Here are some pics showing progression.



Joining Same-Sized Squares in Rows and Columns with Single Crochet

This is a different, more complicated method of joining with a sc. I’ve never seen it anywhere else though I’m sure someone must have done it. I developed the method so I wouldn’t have to sew in so many ends. The method takes a bit of space and a time commitment as I leave my squares laid out until I’m done so I don’t get mixed up. If it doesn’t matter in what order the squares are placed, you don’t have to lay them out. Just grab the next one.

Decide if you are going to do columns or rows first. I did rows first and then columns.

Here are pics showing the partially completed ghan. The picture shows the rows finished and two columns left to do. See where it’s open between the last two columns?



I joined the first square of row 1 to the first square of row 2 with a single crochet. Then, without breaking yarn, I attached the next two (second square of row 1 and second square of row 2) so that I now had four squares joined across the width, but the length was still open. You see that I am not joining squares to one another in the conventional sense of joining a row of squares or a column of squares. I am joining one row to the next row without first joining the squares, saving myself a whole bunch of trouble and a lot of ends. 🙂

I continued along the row until all of the first row and second row squares were joined across the width. Then I attached the third row squares, still leaving the length undone.

You have to be careful not to flip the squares the wrong way if it is important that they stay in the order you lay them in. Of course, this is important no matter which method you’re using to join the squares in an afghan.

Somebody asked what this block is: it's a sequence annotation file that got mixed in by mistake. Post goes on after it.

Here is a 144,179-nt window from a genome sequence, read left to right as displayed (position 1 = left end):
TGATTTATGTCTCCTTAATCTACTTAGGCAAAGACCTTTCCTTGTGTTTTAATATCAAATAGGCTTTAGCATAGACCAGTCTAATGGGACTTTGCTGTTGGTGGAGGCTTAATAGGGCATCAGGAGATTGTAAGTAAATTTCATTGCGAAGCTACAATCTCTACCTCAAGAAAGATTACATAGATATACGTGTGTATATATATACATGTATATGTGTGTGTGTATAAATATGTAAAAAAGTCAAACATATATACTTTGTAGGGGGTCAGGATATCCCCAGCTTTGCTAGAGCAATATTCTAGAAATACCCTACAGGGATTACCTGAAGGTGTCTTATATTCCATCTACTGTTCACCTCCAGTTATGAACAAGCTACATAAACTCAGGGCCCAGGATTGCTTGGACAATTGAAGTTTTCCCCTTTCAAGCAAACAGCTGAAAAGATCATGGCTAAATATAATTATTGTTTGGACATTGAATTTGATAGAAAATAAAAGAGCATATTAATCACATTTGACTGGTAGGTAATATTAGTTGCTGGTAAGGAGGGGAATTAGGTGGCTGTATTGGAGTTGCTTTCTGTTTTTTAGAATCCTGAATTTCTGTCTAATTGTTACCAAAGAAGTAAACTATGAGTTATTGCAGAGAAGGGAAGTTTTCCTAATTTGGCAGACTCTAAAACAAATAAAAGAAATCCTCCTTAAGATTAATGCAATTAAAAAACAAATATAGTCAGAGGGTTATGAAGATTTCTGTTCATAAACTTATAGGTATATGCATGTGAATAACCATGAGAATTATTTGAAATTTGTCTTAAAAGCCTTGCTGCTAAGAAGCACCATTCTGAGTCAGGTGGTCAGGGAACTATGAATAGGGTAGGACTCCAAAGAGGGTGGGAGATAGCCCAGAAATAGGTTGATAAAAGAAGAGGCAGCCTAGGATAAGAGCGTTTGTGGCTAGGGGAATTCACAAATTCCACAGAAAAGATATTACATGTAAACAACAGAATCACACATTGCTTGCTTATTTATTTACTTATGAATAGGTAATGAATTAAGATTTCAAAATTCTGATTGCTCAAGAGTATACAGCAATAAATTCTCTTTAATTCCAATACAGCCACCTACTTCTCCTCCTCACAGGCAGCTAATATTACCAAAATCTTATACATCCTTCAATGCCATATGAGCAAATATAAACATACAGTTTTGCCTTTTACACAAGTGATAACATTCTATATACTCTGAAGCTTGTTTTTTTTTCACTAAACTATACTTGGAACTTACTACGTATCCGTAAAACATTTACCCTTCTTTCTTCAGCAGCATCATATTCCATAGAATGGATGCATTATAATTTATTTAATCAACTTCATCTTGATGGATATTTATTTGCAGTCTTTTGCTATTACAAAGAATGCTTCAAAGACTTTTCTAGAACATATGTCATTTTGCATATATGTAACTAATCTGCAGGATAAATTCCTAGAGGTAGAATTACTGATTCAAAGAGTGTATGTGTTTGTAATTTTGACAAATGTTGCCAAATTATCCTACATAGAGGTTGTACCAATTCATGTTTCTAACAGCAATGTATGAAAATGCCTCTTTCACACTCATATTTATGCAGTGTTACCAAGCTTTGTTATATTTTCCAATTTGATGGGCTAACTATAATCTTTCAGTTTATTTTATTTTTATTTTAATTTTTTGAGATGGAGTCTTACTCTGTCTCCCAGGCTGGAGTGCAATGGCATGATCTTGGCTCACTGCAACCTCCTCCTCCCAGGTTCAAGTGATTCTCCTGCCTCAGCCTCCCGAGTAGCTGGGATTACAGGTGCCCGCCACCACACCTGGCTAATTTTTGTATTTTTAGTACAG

When I finished all the rows across, I began to single crochet along the length. Each square was already “attached”, but the in-between the squares had to be sewn together. I was careful to make sure the squares were side by side as they were joined. In this case, it was easy because all the squares were the same size. Thank you to whoever made these squares!

That’s it. When I was finished with the joining, I put a border around the whole thing, sewed in the few ends and voila!

Reverse Single Crochet Assembly

Video Demonstration

This method is the same as joining with single crochet, except you will work from left to right.

Place squares wrong sides together since this is a decorative join meant to be seen. You will be working on the front side.

insert hook through the leftmost stitch of both squares and pull through to connect the two squares, chain one, *insert the hook into the next stitch to the right (not in the stitch you just completed, but the next one, draw up a loop, yo as normal and pull through both loops on the hook. rep from * across row.

Joining with reverse sc is a bit more difficult and it is easy to miss a stitch on your back piece so take care during the assembly process.

Single Crochet Assembly with Chains

Video DemonstrationVideo Demonstration

This method will work with any number of granny squares and the squares can be any size. You can join columns together first or rows first. It doesn’t matter which way you go.

If your final row is worked in the same color as your join it will be easier to weave the tails in. However, it will not give the “outline” look. It just depends on what you want.